It makes imminent sense to design cars or other products in Asia for cars that are sold in Asia. GM did that with Buick and ended up with a different look and feel that was a huge hit in China. It doesn’t make so much sense, however, to offshore significant amounts of design work to low-cost countries like Vietnam, which lack skilled and experienced design engineers. Nissan has put together a team of 700 Vietnamese engineers in Hanoi to design basic auto parts. According to a story in yesterday’s Wall Street Journal, “The Vietnamese engineers, many of whom have never driven a car before, earn about $200 a month—about a tenth of what their counterparts bring home in Japan.” Sure new software programs are a help, but there’s no replacing years of hard-earned knowledge on materials’ and other technology. Even experienced engineers sometime stub their toes because of poor knowledge of how a part design can affect tool costs, to say nothing of how a poor design can cause partial or total tool failure. Nissan/Renault CEO Carlos Ghosn gets a lot of props on Wall Street, but his approach to low-cost engineering is naïve and foolhardy.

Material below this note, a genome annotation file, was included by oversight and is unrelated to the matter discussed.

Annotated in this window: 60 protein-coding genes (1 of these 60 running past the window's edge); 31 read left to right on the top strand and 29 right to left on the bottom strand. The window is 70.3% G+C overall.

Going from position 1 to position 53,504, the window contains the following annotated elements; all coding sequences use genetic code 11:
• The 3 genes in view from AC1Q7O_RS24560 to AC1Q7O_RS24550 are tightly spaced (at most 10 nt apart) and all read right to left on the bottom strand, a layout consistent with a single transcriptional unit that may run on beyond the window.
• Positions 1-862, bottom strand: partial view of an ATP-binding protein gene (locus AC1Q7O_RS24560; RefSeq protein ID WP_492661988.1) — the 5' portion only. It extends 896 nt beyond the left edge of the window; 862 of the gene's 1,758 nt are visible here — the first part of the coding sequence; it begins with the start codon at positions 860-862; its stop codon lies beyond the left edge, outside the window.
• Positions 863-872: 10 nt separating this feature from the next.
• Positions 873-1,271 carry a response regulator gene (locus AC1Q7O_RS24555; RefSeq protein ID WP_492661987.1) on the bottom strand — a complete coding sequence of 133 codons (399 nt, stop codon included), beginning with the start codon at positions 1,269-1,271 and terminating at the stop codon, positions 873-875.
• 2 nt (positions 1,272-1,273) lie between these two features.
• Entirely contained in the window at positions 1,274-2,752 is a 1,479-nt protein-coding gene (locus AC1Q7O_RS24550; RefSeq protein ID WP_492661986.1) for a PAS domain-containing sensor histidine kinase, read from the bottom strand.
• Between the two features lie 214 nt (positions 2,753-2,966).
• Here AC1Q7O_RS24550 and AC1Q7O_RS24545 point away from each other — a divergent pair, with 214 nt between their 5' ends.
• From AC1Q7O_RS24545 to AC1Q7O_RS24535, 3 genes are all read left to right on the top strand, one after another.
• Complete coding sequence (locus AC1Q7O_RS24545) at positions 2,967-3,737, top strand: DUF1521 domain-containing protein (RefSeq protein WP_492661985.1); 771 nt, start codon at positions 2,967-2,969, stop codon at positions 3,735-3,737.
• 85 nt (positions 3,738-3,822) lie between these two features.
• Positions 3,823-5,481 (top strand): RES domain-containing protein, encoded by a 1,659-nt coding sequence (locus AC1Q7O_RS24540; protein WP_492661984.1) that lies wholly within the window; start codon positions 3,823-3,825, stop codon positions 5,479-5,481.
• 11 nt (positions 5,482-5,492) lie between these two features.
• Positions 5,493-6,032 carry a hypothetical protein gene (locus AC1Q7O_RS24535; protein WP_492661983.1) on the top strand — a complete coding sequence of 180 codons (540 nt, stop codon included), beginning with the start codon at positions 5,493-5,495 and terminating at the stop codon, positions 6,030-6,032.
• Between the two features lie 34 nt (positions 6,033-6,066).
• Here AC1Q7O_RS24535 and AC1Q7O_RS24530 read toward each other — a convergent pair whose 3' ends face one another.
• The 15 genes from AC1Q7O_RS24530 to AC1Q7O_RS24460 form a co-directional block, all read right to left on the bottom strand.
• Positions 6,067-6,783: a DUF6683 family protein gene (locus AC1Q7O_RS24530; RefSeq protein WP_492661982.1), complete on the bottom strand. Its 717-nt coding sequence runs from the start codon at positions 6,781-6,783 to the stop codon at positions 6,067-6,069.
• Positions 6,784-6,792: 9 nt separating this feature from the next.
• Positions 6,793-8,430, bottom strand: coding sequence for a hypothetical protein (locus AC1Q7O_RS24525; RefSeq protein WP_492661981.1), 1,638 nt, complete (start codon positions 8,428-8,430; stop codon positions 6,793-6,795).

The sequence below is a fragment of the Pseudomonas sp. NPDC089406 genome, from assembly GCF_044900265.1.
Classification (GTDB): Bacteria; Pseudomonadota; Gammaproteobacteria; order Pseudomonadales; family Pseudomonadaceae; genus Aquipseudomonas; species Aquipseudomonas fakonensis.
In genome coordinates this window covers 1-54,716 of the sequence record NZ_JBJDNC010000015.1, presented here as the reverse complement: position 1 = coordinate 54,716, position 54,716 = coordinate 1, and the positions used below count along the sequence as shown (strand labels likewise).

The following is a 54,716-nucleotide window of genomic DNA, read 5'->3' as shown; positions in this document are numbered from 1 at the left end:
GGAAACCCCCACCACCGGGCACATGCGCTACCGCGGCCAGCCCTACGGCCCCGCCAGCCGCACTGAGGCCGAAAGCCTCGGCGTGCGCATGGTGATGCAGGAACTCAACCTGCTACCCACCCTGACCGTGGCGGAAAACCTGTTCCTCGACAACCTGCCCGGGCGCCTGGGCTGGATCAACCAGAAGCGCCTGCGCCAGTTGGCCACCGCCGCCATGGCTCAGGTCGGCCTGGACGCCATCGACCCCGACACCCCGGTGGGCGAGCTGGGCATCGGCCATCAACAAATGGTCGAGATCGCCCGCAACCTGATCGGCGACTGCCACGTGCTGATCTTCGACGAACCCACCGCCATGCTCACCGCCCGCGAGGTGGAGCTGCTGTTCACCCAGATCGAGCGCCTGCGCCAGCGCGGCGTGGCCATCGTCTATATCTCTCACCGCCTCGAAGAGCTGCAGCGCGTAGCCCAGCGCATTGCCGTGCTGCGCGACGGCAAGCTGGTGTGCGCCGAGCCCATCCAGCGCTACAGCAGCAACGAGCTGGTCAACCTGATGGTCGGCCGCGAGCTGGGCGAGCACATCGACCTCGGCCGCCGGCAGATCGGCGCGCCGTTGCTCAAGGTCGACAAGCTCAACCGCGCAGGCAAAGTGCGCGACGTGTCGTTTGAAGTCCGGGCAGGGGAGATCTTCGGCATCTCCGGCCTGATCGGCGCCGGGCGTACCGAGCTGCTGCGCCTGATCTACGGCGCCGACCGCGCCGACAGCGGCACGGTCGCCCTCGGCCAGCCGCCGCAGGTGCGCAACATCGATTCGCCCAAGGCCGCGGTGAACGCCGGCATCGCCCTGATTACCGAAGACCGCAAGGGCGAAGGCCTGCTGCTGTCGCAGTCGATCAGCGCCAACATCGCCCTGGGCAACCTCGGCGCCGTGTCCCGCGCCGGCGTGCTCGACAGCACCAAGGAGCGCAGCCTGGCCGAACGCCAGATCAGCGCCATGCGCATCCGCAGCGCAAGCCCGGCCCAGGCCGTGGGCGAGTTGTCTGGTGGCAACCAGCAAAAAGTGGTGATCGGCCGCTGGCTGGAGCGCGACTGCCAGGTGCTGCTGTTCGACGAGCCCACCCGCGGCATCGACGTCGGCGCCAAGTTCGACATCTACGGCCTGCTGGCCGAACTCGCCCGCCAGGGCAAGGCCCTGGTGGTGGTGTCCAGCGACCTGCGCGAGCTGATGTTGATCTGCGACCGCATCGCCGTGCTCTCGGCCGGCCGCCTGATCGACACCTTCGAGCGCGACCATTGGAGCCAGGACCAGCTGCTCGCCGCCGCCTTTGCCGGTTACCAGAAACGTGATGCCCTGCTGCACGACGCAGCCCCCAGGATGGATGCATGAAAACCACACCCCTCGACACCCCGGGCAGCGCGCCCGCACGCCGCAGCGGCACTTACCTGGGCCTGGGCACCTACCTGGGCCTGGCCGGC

University of Southampton researchers have come up with a way to 3D print transparent optical fibers like those used in fiber-optic telecommunications cables, potentially boosting frequency and reducing loss.
The first ASME Additive Manufacturing + 3D Printing Conference (AM3D) will be co-located with the organization's International Design and Engineering Technical Conferences (IDETC) and Computers & Information in Engineering Conference (CIE), Aug 2-5 in Boston.
Focus on Fundamentals consists of 45-minute on-line classes that cover a host of technologies. You learn without leaving the comfort of your desk. All classes are taught by subject-matter experts and all are archived. So if you can't attend live, attend at your convenience.